My daughter and I had spent the summer refereeing, chasing, feeding, hollering, hugging, and laughing at the dogs. Strange thing about daughters, at least this was my experience. Raising Jodi was like herding cats. She was born independent of me. I often have told friends that “two days after her birth, she drove home from the hospital.”

You see, when I was returned to my room after giving birth to my first born, my mother greeted me and leaned down, she kissed me on the cheek, and said, “Darling, congratulations, I promise, you will never have another good night’s sleep.” She was right. Both children kept me awake, but Jodi totally perplexed me. Throughout her childhood, I could hear my mother saying, “She is just like you.” I never agreed.

Yet, my most grand event of this summer took place between my daughter and me. I spent the summer discovering what a wonderful woman she is. She is a delight. She is funny. She is strong and brave. As roommates, we had a great adventure. We became the best of friends. We talked late into the night like we were at a slumber party. We caught each other trying to sneak into the kitchen after bedtime to snack. We teased each other and cried with each other.

In the summer of 2008, in the midst of many changes, I discovered how wonderful it is to have a daughter how much we love each other and most importantly, how much I truly like her. She likes me too.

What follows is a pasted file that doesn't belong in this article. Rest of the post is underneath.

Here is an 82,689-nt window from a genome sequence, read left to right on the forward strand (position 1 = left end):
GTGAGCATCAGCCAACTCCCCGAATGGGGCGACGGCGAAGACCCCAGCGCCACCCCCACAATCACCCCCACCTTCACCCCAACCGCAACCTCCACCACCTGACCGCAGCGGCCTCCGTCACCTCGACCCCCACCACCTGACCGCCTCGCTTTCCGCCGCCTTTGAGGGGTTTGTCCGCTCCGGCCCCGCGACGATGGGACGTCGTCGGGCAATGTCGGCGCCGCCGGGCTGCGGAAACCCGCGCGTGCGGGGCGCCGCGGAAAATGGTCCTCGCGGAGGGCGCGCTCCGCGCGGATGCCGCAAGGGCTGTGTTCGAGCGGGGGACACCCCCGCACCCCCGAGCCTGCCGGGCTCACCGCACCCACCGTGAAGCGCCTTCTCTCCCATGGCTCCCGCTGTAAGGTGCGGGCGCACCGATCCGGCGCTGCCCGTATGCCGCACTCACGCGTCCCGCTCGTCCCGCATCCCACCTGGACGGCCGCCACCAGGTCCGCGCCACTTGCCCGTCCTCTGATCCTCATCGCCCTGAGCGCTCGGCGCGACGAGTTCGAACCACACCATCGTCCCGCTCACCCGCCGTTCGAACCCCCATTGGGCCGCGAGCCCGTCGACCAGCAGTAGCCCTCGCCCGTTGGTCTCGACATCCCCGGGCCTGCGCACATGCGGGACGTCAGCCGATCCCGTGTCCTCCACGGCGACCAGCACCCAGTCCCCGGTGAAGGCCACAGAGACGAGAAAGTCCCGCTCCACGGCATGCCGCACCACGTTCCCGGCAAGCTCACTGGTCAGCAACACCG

The summer of 2008 brought many changes, but mostly, in this time of big shifts, I lay on the couch and hobbled about while healing from surgery, observing, and listening to all that passed through our home.

Now, I am healed and walking straight, again. It is a blessing that I can now sit and type without pain. As I write the column, the days of August are disappearing into September and fall, a time when life resembles nature.

I was reminded over and over that, like nature life is lived into seasons, Aunt Nancy always said, “The only constant in life is change.”

It is good, grand, and comforting, to sit and to notice how life happens to us all. It is a great equalizer. How fortunate we are when life proceeds naturally into long years of memories and we become elders. It is sometimes a relief, is it not?

In the summer of 2008, my time of reflection, I learned that back surgery can be a blessing. It slowed me down; laid me down, and made me listen. Yet, while listening, I thought of my parents and how they once stood where I am and began to mark time. It was also the summer I learned to practice love unconditionally.

In this season when nature soaks the trees in hues of purple, rose, and orange, fall’s rainbow, and summer dies, it is a good time to take inventory. I have always felt that Fall is the time to make promises and changes, not New Year’s Eve.

In the summer of 2008, I found my autumn resolution, to love each and every family member unconditionally and to treasure each moment in their presence….for time is fleeting.

To Comment

NOTE: Comments are moderated to eliminate spam.
This may cause a delay before your post appears.